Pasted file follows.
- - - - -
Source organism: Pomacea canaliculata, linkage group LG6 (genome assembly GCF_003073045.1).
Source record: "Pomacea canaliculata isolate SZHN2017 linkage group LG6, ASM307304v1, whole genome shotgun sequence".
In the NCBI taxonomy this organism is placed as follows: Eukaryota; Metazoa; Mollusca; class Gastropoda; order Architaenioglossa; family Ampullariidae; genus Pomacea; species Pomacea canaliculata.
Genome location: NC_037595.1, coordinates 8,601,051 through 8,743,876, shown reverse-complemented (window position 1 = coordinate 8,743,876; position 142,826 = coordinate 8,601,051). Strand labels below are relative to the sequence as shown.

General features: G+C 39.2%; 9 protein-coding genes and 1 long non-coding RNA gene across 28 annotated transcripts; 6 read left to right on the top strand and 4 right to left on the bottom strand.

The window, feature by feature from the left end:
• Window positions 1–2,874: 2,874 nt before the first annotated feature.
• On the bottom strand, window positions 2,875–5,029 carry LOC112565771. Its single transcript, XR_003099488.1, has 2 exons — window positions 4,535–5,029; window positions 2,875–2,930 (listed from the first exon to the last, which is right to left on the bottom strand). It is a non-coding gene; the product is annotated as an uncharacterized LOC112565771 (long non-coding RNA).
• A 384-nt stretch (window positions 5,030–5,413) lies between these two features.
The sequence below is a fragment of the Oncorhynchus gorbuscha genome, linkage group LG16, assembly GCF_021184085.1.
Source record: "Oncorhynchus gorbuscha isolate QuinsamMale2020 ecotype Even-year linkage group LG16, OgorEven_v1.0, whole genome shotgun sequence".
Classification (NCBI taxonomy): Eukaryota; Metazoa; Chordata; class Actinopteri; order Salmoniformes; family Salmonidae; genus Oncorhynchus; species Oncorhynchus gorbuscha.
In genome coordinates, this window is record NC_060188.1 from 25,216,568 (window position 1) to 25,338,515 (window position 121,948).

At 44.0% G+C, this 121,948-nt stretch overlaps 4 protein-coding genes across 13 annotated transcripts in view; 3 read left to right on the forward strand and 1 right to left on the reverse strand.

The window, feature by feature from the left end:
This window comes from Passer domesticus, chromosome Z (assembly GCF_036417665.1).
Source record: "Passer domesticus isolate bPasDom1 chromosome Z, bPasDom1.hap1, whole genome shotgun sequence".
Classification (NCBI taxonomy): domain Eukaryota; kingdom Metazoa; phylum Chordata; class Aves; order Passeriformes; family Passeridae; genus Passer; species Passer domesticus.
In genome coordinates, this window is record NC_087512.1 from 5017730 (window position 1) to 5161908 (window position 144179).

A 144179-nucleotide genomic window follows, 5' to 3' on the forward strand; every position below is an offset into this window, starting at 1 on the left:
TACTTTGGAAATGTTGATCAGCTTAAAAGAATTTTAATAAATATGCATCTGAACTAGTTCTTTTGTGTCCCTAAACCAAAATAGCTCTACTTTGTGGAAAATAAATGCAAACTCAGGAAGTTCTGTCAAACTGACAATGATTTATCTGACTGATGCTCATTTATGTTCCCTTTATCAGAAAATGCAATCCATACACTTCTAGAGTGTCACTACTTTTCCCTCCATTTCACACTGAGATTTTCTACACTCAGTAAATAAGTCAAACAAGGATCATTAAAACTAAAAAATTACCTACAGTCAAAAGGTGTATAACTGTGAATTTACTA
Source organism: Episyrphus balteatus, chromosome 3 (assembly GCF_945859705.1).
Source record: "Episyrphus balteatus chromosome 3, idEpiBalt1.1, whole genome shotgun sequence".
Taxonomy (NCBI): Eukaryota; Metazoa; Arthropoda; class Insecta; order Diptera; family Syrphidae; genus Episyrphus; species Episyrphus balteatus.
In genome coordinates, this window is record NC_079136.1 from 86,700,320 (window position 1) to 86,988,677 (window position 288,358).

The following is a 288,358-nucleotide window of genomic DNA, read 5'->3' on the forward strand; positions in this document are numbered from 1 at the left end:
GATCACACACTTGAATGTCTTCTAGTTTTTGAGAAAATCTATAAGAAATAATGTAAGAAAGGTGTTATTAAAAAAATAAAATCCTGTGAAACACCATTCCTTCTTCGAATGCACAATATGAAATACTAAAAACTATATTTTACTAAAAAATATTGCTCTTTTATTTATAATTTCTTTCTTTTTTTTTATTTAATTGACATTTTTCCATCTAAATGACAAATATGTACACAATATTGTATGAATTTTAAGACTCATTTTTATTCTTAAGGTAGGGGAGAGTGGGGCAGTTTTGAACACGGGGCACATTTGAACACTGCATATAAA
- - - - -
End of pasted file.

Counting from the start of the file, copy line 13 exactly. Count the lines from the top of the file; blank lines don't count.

In genome coordinates, this window is record NC_060188.1 from 25,216,568 (window position 1) to 25,338,515 (window position 121,948).